5 Dead Auto Brands And Why They Died
Ever since Henry Ford's Model T popularized automobiles in 1908, car companies have worked tirelessly designing, manufacturing, marketing and selling different models in the hopes that each would enjoy longevity in the marketplace. The brands associated with the major players have in recent years been challenged in terms of sales, and in some cases have been abandoned altogether. Ford Motor Company's (NYSE:F) June 2, 2010 announcement about its decision to discontinue the Mercury brand is the latest in a series of brand terminations. Whether out of financial necessity or the desire to streamline product lines, here are five auto brands that have faded away.
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Mercury is a brand of the Ford Motor Company that has been around for over 70 years. Ford recently decided in early June to end Mercury production before the end of the year. Mercury was originally created to offer Ford customers a premium vehicle. The continued popularity and corresponding sales of the Ford branded vehicles has left the Mercury brand weak, with many of its loyal customers now driving Fords.
Ford Motor Company has a 16% market share in the United States, with Mercury contributing only 0.8%. Mercury's market share has been flat or declining for years, and Ford Motor Company has decided to focus its attention on the Ford brand and its luxury Lincoln brand.
In February, 2010, General Motors (OTCBB:MTLQQ) announced it would be phasing out its Hummer brand after an unsuccessful attempt to sell the brand to a Chinese manufacturer. Hummer, with roots that go back to the 1992 military Humvees, faced challenges in recent years as consumers became more conscious about vehicle gas mileage. Hummers are notorious gas guzzlers and took criticism from environmental groups pressing for more fuel efficient vehicles.
Hummer is one of several recent General Motors brands to be discontinued. (Follow a few of these simple tips to become more "green" - and keep more of it in your wallet. Find out how, in Go Green, Save Money.)
Anyone who paid attention on the road in the 1960s and 1970s took notice of muscle cars - those sleek, high performance vehicles with V8 engines that could be heard from a mile away. A brand of General Motors, Pontiac made vehicles and muscle cars that defined an era with legendary models such as the GTO and Trans Am.
Though Pontiac was at one time one of the top selling brands in the United States, its leadership was unable to devise a strategy that would allow the Pontiac brand to continue. In business since 1926, Pontiac was discontinued in April, 2009. (Study previous financial disasters, check out 5 Lessons From The World's Biggest Bankruptcies.)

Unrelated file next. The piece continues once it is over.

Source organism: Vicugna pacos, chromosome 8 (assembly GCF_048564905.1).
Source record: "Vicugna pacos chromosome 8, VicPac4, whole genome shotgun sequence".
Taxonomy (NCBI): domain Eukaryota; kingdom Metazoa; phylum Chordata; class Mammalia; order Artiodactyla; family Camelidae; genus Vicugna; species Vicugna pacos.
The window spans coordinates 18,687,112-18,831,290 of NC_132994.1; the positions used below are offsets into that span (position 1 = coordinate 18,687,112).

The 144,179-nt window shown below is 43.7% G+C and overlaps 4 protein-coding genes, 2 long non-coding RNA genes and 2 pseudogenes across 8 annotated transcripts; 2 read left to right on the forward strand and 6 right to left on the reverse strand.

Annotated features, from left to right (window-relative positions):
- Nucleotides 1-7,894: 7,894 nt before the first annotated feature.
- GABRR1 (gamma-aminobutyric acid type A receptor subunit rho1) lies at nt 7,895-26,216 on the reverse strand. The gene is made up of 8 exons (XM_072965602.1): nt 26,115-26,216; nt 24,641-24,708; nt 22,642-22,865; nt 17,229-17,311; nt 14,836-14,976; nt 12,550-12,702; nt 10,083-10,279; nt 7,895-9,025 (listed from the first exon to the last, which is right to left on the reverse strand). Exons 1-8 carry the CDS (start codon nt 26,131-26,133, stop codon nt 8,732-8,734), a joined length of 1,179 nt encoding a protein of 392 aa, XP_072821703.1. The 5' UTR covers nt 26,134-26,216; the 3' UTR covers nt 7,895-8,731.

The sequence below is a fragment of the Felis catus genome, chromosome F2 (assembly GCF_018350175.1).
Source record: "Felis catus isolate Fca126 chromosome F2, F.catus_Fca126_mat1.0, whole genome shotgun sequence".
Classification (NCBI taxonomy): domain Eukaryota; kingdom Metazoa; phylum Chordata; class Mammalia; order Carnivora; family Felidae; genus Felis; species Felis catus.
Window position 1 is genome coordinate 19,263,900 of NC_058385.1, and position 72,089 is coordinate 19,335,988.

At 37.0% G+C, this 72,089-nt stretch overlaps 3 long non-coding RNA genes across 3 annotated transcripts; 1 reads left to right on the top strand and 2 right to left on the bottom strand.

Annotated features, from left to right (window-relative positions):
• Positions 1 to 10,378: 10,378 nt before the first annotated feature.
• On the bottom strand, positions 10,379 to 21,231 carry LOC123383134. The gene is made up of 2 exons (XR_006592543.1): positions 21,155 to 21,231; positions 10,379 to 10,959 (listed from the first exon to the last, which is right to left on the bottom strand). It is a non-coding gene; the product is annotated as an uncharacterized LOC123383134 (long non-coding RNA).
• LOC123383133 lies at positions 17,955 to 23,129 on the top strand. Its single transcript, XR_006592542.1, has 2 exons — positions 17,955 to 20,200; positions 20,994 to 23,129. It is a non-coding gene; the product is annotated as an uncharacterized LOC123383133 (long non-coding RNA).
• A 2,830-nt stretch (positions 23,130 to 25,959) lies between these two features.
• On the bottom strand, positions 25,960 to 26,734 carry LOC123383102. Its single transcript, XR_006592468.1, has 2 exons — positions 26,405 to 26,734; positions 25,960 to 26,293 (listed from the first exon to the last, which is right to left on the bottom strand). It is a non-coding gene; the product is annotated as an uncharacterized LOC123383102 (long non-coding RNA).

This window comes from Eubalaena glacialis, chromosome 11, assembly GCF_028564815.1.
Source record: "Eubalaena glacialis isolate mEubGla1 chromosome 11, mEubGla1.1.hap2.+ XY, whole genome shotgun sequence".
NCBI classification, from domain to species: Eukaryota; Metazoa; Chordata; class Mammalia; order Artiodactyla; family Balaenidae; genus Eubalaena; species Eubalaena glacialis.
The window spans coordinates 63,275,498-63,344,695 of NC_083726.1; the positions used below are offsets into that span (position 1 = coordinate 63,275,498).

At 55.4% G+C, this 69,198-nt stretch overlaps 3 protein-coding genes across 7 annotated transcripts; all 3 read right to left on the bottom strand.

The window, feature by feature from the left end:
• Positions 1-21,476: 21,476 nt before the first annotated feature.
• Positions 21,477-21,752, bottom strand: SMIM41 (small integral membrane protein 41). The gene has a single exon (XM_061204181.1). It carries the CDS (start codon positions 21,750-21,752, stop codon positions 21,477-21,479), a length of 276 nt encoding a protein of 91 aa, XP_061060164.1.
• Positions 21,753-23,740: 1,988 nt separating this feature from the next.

General Motors halted production of its Saturn brand in October, 2009 after a deal to sell to Penske Automotive Group failed. Saturn, with a vehicle line that included mostly small to mid-size cars, had been around since 1985. General Motors has enjoyed successful brands over the years, but Saturn struggled and was never profitable.
General Motors filed for Chapter 11 bankruptcy in mid-2009, and was the recipient of U.S. government TARP loans (bailout) following the economic meltdown of 2008. Under scrutiny to pay back loans and become a sustainable corporation, GM has been forced to streamline its brands and focus on the lines that have the most potential.
Another General Motors brand, Oldsmobile was founded as the Olds Motor Vehicle Company in 1897. Claiming to be the first company to mass-produce vehicles, Oldsmobile joined GM in 1908. Oldsmobile was the first brand to come with fully automatic transmissions, debuted in the 1940 Hydra-Matic models. Competitive with both Chevrolet and Ford, Oldsmobile's Cutlass series became the best-selling car in the United States in 1976. GM pulled the plug in 2004, citing that "Oldsmobile production has remained unprofitable" and that it would therefore end manufacturing.
Since the invention of the automobile, brands have come and gone. Many have faded away, but a few remain strong in the hearts of collectors and enthusiasts, making occasional appearances at auto shows, or in magazines and online venues. The auto industry, which produced more than 60 million vehicles in 2009, is the most significant economic sector in terms of revenues.
Facing rising fuel costs, changes in consumer spending habits and increased volatility in raw materials pricing - particularly steel - the auto industry has been forced to analyze its fleets in an attempt to streamline production. As automobile manufacturers respond to a dynamic climate, others may join the ranks of dead auto brands. (Avoiding all forms of plastic payment can do wonders for your stress level and pocket book, see Should You Pay In Cash?)
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